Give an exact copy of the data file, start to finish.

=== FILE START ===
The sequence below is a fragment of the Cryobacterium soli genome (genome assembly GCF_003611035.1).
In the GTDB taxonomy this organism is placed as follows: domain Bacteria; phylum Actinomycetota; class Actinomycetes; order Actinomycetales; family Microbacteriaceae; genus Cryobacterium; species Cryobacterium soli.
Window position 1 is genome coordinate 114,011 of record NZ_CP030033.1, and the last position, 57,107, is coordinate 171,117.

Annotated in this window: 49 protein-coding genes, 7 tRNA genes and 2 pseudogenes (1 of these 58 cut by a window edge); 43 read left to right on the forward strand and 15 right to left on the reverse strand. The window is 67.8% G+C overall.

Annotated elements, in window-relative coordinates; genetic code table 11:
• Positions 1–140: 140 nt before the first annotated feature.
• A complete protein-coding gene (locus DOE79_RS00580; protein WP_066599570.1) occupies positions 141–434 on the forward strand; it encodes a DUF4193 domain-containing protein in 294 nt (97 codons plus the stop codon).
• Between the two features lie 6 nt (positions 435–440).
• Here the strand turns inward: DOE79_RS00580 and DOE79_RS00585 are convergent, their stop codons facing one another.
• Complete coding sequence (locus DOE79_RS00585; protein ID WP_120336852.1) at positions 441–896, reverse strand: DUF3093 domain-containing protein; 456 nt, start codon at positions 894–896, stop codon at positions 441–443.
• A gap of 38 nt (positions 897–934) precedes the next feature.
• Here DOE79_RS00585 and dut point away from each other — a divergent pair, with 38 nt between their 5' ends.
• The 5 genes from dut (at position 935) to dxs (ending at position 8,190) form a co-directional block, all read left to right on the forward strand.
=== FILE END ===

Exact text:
The sequence below is a fragment of the Cryobacterium soli genome (genome assembly GCF_003611035.1).
In the GTDB taxonomy this organism is placed as follows: domain Bacteria; phylum Actinomycetota; class Actinomycetes; order Actinomycetales; family Microbacteriaceae; genus Cryobacterium; species Cryobacterium soli.
Window position 1 is genome coordinate 114,011 of record NZ_CP030033.1, and the last position, 57,107, is coordinate 171,117.

Annotated in this window: 49 protein-coding genes, 7 tRNA genes and 2 pseudogenes (1 of these 58 cut by a window edge); 43 read left to right on the forward strand and 15 right to left on the reverse strand. The window is 67.8% G+C overall.

Annotated elements, in window-relative coordinates; genetic code table 11:
• Positions 1–140: 140 nt before the first annotated feature.
• A complete protein-coding gene (locus DOE79_RS00580; protein WP_066599570.1) occupies positions 141–434 on the forward strand; it encodes a DUF4193 domain-containing protein in 294 nt (97 codons plus the stop codon).
• Between the two features lie 6 nt (positions 435–440).
• Here the strand turns inward: DOE79_RS00580 and DOE79_RS00585 are convergent, their stop codons facing one another.
• Complete coding sequence (locus DOE79_RS00585; protein ID WP_120336852.1) at positions 441–896, reverse strand: DUF3093 domain-containing protein; 456 nt, start codon at positions 894–896, stop codon at positions 441–443.
• A gap of 38 nt (positions 897–934) precedes the next feature.
• Here DOE79_RS00585 and dut point away from each other — a divergent pair, with 38 nt between their 5' ends.
• The 5 genes from dut (at position 935) to dxs (ending at position 8,190) form a co-directional block, all read left to right on the forward strand.